534 F2d 194 Kagel v. First Commonwealth Company Inc
534 F.2d 194
Sam KAGEL and John Kagel, as Trustee of the Estate of San
Francisco & Oakland Helicopter Airlines, Inc.,
Debtor Corporation in proceedings under
Chapter X of the Bankruptcy
FIRST COMMONWEALTH COMPANY, INC., a corporation, et al., Appellants.
Nos. 74-2645 and 74-2811.
United States Court of Appeals,
April 5, 1976.
Frederick S. Fields (argued), Bronson, Bronson, & McKinnon, San Francisco, Cal., for appellant in 74-2645.
James E. Reed (argued), San Francisco, Cal., for appellees.
Sam L. McCormac (argued), Davis & Lohr-Schmidt, Newport Beach., Cal., for appellant in 74-2811.OPINION
Before BROWNING and ELY, Circuit Judges, and BATTIN,* District Judge.
We generally adopt the reasoning of the District Court in its "Findings of Fact and Conclusions of Law," reported at 409 F.Supp. 1396 (N.D.Cal.1976).
We think we should take note of two issues raised by the appellants here and not discussed in the District Court's disposition. Neither has merit.
The first is that appellants were erroneously denied the right to present an affirmative setoff and counterclaim under § 68 of the Bankruptcy Act (11 U.S.C. § 108). We reject this contention because § 68 is not automatically applicable in Chapter X proceedings. Baker v. Gold Seal Liquors, 417 U.S. 467, 94 S.Ct. 2504, 41 L.Ed.2d 243 (1974); Lowden v. Northwestern National Bank, 298 U.S. 160, 56 S.Ct. 696, 80 L.Ed. 1114 (1936). Therefore, the Order of the District Court, which had full jurisdiction over the reorganization proceedings, enjoining "all creditors . . . and all other persons, firms and corporations" from " commencing . . . any action at law or proceeding in equity" against the debtor, San Francisco & Oakland Helicopter Airlines, barred appellants from asserting their counterclaim without the consent of that court.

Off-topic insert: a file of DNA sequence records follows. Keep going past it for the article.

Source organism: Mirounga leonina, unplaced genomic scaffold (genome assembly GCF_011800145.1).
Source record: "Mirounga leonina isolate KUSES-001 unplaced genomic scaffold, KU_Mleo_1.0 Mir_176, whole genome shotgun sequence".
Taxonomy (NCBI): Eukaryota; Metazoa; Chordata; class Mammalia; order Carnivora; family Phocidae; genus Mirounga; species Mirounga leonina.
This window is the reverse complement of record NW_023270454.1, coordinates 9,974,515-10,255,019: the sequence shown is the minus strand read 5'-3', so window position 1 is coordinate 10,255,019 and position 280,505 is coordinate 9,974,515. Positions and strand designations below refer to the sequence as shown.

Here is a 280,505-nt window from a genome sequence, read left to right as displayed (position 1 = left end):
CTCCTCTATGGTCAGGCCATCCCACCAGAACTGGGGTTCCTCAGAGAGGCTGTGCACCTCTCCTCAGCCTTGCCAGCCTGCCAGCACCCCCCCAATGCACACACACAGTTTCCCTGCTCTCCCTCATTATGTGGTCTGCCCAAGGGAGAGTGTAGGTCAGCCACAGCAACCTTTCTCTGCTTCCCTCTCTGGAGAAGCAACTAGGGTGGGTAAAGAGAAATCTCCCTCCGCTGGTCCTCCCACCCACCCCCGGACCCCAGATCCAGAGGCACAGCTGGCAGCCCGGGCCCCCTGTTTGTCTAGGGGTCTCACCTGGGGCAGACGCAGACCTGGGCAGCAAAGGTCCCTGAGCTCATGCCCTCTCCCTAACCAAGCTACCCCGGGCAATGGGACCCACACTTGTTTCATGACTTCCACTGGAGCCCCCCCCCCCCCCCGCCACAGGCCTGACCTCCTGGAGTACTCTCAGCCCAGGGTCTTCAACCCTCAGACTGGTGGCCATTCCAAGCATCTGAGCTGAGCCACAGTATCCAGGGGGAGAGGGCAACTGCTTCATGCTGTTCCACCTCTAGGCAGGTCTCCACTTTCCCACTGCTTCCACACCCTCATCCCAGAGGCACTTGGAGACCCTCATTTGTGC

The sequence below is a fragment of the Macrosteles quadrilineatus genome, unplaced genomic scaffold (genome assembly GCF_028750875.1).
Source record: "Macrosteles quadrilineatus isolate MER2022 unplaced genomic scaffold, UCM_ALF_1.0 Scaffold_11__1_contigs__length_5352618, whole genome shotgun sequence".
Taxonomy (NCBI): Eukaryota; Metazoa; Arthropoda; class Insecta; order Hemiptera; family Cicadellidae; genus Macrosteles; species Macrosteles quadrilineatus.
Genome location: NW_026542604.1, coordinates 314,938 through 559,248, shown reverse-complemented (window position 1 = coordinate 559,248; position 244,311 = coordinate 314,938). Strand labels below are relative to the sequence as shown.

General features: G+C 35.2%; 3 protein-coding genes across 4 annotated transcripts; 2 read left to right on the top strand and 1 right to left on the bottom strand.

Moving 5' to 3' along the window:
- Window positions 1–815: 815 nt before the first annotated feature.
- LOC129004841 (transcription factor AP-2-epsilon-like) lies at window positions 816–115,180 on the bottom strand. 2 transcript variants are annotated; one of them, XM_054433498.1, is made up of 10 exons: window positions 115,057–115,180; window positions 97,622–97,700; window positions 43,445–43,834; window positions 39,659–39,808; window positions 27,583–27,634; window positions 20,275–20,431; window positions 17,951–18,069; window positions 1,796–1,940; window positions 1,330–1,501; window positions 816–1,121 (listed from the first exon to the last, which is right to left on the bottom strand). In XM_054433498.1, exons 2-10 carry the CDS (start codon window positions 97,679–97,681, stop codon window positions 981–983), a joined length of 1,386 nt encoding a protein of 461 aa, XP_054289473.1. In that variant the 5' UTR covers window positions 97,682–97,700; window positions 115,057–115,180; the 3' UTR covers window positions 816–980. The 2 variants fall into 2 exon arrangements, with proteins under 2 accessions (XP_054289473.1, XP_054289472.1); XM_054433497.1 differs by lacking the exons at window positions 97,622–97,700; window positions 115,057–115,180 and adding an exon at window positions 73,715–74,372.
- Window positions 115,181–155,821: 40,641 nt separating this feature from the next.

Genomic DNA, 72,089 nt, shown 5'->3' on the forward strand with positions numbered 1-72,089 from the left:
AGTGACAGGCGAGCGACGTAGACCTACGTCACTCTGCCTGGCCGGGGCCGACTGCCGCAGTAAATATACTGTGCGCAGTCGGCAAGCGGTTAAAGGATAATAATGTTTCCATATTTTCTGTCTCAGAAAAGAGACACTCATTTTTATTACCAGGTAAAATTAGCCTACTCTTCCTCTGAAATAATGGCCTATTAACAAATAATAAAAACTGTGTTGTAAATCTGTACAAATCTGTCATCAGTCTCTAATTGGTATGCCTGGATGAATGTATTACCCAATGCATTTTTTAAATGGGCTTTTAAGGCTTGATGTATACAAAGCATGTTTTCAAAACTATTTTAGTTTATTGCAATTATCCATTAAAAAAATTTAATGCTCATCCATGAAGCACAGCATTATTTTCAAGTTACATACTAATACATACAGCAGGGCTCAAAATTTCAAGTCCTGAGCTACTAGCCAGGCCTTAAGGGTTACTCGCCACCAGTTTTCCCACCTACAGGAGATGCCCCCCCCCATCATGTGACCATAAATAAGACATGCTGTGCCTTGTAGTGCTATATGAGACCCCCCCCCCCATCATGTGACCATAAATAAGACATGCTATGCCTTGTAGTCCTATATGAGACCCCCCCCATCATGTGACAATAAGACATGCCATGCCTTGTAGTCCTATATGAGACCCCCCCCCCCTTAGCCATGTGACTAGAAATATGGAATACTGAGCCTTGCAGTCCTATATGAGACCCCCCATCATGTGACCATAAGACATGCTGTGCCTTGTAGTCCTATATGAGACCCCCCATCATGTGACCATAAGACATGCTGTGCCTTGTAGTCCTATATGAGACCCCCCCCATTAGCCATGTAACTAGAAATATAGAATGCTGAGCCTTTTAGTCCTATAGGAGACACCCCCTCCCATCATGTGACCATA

Secondly, appellants contend that the judgment should be reversed and a new trial ordered because there were conflicting interests between them and they were represented by the same attorney. Under California law an attorney may represent litigants whose interests may possibly conflict providing the attorney makes a full disclosure and the litigants consent to the common representation. Lysick v. Walcom, 258 Cal.App.2d 136, 65 Cal.Rptr. 406 (1968). The consent may be express or implied. Big Bear Municipal Water District v. Superior Court, 269 Cal.App.2d 919, 75 Cal.Rptr. 580 (1969). Appellant Knauff and the attorney for appellants filed affidavits in support of a motion for new trial. The District Court considered the affidavits and, at least by implication, resolved the conflict issue adversely to the appellants. We are not persuaded that this ruling was erroneous.
Honorable James F. Battin, United States District Judge, District of Montana, sitting by designation